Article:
The Hawker Hurricane fighter aircraft was in Yugoslav service from 1938 to 1941 and 1944 to 1951. The Royal Yugoslav Air Force obtained 24 of the British fighters commencing on 15 December 1938 from early production batches, the first foreign sale of the aircraft. Twenty additional fighter aircraft were built by Zmaj under licence in Yugoslavia. When the country was drawn into World War II by the German-led Axis invasion of April 1941, the aircraft achieved some successes against the Luftwaffe, but all the Yugoslav Hurricanes were destroyed or captured during the 11-day invasion. In mid-1944, the Yugoslav Partisans formed two Royal Air Force squadrons, Nos. 351 and 352, which both operated Hurricane fighter-bombers. No. 351 Squadron flew Hurricane Mk IICs during training and was later equipped with Hurricane Mk IVs, and No. 352 briefly flew Hurricane Mk IICs during training before re-equipping with Supermarine Spitfire Mk Vs. Both squadrons operated as part of No. 281 Wing RAF of the Balkan Air Force, conducting ground attack missions in support of the Partisans. Hurricanes remained in service with the post-war Yugoslav Air Force until the early 1950s. (Full article...)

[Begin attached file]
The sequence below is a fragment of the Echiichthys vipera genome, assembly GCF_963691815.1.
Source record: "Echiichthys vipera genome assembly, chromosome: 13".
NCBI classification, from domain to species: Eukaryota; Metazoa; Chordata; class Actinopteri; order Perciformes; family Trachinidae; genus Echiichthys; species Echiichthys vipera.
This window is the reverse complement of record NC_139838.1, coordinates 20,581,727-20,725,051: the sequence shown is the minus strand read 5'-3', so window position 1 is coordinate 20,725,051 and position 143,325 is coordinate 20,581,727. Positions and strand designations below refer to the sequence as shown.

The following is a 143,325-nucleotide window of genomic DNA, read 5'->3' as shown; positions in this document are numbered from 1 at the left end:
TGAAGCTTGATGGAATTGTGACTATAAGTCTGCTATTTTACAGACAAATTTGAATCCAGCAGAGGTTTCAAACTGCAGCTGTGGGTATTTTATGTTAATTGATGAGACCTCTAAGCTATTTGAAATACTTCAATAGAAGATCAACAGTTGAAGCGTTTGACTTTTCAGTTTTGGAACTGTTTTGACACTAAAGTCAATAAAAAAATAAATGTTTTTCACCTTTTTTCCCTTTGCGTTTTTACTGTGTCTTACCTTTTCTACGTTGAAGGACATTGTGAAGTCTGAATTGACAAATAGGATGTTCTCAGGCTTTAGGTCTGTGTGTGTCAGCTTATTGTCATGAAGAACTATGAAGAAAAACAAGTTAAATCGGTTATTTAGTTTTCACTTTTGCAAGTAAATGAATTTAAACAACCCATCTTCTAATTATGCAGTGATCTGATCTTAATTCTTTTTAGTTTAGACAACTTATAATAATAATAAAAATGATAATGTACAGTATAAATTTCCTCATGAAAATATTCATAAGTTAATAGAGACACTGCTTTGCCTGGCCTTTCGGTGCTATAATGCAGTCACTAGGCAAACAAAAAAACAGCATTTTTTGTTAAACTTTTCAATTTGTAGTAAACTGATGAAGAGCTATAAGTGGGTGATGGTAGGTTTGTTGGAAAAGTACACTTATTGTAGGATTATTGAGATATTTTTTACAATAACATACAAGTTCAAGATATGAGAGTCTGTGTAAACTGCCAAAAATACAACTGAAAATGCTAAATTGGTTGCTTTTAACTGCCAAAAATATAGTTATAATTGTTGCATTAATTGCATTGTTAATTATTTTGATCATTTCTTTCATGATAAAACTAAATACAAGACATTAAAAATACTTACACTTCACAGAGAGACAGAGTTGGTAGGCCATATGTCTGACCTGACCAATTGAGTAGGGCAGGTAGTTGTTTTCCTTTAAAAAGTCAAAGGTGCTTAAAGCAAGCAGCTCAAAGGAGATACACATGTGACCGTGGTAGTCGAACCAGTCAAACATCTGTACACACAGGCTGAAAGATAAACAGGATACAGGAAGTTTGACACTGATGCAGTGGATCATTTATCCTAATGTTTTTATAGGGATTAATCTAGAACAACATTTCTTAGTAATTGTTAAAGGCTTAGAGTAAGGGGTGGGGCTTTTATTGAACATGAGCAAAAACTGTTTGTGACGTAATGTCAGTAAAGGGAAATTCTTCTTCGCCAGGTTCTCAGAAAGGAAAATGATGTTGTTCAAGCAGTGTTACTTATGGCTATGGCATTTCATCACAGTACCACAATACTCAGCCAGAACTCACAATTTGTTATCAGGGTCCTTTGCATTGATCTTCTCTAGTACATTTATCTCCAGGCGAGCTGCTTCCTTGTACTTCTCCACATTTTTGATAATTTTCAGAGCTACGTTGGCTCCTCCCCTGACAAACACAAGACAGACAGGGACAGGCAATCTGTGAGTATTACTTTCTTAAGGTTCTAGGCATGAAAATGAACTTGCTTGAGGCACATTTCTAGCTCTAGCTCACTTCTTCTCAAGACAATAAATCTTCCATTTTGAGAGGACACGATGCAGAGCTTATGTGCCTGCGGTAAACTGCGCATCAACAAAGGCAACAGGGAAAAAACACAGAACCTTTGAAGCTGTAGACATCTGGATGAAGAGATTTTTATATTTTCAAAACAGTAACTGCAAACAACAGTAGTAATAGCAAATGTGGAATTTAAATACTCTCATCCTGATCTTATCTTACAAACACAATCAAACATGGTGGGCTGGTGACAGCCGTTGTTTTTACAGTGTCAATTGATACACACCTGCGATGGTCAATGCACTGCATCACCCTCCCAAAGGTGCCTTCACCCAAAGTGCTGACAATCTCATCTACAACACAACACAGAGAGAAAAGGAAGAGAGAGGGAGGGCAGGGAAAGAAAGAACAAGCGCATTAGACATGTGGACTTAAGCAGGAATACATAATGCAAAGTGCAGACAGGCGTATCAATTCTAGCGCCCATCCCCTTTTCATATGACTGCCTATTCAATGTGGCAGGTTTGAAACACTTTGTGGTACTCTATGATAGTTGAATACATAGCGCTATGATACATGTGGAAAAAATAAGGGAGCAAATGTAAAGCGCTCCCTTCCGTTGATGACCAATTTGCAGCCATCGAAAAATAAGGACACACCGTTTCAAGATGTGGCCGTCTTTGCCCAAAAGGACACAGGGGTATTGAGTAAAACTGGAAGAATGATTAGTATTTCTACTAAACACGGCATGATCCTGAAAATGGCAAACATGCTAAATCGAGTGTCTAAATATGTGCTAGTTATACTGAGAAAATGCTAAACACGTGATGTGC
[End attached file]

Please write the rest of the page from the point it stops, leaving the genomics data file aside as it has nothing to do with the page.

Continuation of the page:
December 16
Portman Road